“Ashes to Go”: Episcopalians take to the streets for Ash Wednesday

An interesting glimpse at how our Episcopalian siblings marked the beginning of Lent—and their foreheads—in Maryland, from the Baltimore Sun:

Leta Dunham got her breakfast order to go at a Roland Avenue Starbucks Wednesday morning: a grande triple skim latte in her cup and, on her forehead, an ashen reminder that we are all destined to become dust.

Dunham was among Ash Wednesday observers who took advantage of Ashes to Go, a service offered by area Episcopal and Methodist churches at more than a dozen spots around the city and nearby counties, part of a national movement that began with an Episcopal church in St. Louis in 2007. The practice seeks to bring theLenten season ritual to the people, rather than waiting for them to come to church.

“It’s a little more convenient, but why not?” said Dunham, who stopped by the Starbucks at Roland and Deepdene at about 8 a.m. — first for the latte, then for the ashes imposed by the Rev. M. Cristina Paglinauan, associate rector of the Church of the Redeemer in Homeland.

Dunham, who stopped by with her 3-year-old son, Beckett, said she would normally attend church to observe Ash Wednesday, but she and her family recently moved to the area from Silver Spring and are still searching for a congregation.

Wearing a white surplice and purple stole, Paglinauan stood outside Starbucks for about an hour Wednesday with Emily Perper, an intern with the Episcopal Service Corps, asking passers-by if they would like to receive ashes. She held in her left hand a small container of crushed palm ashes, an ancient symbol of penitence.

“I’m not pushing them on people,” said Paglinauan, who last year performed the rite for the first time outside Atwater’s restaurant inBelvedere Square. She said some people don’t look up, some politely decline. She remembered one person last year begging off with “No, thank you, I’m actually Jewish.”

The pastors outside light rail stops, Penn Station, coffee shops, pubs, wine stores and churches were not inclined to check religious denominations. The ritual — marking the beginning of the 40-day season of Lent that culminates in the celebration of Jesus Christ‘s death and resurrection on Easter Sunday — is observed chiefly in Catholic and Episcopal churches, though some Lutheran congregations and other Protestant denominations also take part.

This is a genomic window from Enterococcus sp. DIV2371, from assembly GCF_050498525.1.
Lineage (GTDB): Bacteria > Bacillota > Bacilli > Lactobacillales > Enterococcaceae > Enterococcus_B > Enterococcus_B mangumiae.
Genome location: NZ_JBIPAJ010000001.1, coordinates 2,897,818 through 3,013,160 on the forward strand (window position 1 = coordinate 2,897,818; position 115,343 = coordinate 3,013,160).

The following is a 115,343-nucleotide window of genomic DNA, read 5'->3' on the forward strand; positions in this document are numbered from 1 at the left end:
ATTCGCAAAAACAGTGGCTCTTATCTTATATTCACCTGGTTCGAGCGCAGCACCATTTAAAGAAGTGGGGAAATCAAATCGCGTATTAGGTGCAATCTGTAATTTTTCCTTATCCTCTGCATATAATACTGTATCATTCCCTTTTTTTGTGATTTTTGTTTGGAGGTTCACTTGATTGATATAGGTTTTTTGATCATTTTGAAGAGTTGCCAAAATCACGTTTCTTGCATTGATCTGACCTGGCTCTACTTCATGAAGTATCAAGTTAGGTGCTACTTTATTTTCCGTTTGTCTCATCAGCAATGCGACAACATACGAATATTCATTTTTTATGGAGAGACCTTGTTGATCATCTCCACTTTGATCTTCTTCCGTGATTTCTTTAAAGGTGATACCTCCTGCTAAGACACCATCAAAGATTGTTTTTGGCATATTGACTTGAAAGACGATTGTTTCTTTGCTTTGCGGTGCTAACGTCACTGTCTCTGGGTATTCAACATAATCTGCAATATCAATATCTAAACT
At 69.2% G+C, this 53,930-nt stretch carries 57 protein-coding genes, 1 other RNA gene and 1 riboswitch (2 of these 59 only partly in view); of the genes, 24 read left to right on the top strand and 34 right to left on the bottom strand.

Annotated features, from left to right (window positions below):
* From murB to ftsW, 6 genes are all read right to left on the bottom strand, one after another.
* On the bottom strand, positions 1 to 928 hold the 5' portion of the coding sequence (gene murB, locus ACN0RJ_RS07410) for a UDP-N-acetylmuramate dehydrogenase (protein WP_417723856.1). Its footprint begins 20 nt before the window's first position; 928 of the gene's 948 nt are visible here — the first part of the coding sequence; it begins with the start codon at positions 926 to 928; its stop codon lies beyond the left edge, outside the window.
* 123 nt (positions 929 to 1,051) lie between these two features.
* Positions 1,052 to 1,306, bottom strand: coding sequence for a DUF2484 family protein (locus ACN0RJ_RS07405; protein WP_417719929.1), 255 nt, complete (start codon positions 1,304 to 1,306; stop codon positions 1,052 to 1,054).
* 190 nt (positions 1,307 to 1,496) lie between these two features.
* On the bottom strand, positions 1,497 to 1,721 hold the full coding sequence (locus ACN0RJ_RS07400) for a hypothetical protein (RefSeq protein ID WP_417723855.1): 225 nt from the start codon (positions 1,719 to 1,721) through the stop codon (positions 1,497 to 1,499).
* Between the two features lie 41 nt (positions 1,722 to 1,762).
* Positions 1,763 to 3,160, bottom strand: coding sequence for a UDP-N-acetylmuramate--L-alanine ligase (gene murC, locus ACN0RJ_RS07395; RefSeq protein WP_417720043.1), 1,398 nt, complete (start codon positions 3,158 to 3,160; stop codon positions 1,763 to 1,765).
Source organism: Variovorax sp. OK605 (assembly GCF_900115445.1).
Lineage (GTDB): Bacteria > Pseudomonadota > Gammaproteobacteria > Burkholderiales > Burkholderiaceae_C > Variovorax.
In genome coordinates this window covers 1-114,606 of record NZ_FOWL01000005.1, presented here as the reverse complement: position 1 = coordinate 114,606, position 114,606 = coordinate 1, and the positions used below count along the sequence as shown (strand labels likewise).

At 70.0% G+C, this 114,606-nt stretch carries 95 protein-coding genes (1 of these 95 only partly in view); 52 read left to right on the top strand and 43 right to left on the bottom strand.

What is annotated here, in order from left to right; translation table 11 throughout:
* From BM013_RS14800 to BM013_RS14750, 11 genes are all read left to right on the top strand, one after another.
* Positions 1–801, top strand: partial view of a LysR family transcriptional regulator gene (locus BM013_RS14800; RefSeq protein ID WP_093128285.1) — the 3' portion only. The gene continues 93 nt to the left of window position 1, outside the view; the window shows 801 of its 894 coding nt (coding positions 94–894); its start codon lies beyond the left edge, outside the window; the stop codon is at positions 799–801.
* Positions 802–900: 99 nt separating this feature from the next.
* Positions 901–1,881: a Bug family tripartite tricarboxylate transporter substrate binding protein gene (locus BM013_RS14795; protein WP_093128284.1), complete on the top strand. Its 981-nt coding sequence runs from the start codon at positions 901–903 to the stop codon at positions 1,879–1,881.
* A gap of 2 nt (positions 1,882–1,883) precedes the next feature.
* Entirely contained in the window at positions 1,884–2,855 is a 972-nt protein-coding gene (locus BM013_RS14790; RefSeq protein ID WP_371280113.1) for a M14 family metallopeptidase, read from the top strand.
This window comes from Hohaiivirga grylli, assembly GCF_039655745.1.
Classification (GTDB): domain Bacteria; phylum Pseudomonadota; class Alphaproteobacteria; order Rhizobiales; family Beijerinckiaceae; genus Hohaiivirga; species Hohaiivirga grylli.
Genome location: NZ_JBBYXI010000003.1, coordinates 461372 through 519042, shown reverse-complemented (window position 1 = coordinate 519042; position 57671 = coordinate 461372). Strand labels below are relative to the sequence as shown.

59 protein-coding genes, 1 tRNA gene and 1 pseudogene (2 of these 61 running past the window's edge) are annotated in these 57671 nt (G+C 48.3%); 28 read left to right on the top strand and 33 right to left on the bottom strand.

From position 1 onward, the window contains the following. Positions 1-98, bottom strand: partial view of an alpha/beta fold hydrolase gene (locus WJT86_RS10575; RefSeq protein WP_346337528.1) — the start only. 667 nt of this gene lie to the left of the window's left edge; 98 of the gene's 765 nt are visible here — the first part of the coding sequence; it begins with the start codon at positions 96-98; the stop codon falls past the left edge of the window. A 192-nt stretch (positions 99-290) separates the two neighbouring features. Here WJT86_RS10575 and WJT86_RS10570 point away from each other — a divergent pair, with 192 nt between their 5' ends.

In the Episcopal Diocese of Maryland, Ashes to Go started in 2011 with Epiphany Episcopal Church in Timonium. Last year eight churches took part, and this year there were at least nine, said Sharon Tillman, a spokeswoman for the diocese.

“I think, in many ways, this is a recovery of something that’s really old,” said Lindh-Payne, referring to Jesus and his disciples spreading the word in the streets, marketplaces and on hillsides. “They were where the people were.”

No Roman Catholic churches in the area were taking part, said Sean Caine, spokesman for the Archdiocese of Baltimore. He said the church believes the ritual should takes place in the context of a Mass.

Read the rest. 

I’m not sure about that last line.  Some of us in New York can remember when the Archdiocese used to do something similar; about 20 years ago, Cardinal John O’Connor dispatched priests and seminarians to Penn Station and Grand Central Station to greet commuters, who could get dabbed with ashes on their way to work.  I know of a few churches in the city that still stay open all day and have people standing by between Masses, armed with small jars; folks can run in between Masses, get their ashes, then head back to the office.  In my own parish, people customarily drop by at all hours to ring the rectory bell and ask for ashes. And it’s not uncommon to deliver them to people who can’t get to church. I spent part of Ash Wednesday visiting the local police precinct with my pastor and another priest; we led two brief prayer services and distributed ashes.  When the guys at the firehouse found out, they showed up at the police station, too.


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